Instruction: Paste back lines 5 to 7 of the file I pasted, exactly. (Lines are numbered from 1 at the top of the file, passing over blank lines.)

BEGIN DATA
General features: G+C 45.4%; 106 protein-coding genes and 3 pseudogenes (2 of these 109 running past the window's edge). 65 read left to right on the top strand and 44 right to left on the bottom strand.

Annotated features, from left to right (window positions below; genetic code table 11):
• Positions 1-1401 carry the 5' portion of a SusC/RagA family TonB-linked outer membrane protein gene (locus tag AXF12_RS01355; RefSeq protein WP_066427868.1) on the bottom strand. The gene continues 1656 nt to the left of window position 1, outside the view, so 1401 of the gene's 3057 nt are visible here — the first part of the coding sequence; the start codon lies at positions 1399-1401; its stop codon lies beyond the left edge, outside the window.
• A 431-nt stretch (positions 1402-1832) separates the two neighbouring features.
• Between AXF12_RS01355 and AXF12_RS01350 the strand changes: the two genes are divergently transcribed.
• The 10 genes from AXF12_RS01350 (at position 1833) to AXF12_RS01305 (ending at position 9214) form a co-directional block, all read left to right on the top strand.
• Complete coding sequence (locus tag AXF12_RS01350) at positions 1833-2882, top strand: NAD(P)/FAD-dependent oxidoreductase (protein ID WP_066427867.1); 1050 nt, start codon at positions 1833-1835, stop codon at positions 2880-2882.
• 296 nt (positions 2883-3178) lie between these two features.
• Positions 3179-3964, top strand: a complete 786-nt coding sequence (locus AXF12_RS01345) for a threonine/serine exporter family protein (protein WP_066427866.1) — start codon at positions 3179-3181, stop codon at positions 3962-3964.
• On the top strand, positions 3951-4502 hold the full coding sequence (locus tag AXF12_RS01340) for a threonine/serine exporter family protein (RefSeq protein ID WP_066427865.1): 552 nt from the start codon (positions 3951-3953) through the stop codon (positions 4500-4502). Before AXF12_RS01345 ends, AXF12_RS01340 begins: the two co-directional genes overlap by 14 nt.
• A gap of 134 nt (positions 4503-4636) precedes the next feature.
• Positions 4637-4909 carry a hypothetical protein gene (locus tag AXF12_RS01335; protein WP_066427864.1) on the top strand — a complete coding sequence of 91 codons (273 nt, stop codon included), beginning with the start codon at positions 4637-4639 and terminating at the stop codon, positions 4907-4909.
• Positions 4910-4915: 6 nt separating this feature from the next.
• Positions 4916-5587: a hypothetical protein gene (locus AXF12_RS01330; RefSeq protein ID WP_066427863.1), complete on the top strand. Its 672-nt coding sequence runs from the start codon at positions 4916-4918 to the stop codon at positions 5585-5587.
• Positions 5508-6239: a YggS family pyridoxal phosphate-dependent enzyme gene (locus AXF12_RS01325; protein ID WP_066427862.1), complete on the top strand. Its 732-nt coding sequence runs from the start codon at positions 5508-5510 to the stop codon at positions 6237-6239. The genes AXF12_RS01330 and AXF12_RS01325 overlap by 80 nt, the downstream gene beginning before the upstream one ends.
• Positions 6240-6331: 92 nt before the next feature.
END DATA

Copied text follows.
• Between AXF12_RS01355 and AXF12_RS01350 the strand changes: the two genes are divergently transcribed.
• The 10 genes from AXF12_RS01350 (at position 1833) to AXF12_RS01305 (ending at position 9214) form a co-directional block, all read left to right on the top strand.
• Complete coding sequence (locus tag AXF12_RS01350) at positions 1833-2882, top strand: NAD(P)/FAD-dependent oxidoreductase (protein ID WP_066427867.1); 1050 nt, start codon at positions 1833-1835, stop codon at positions 2880-2882.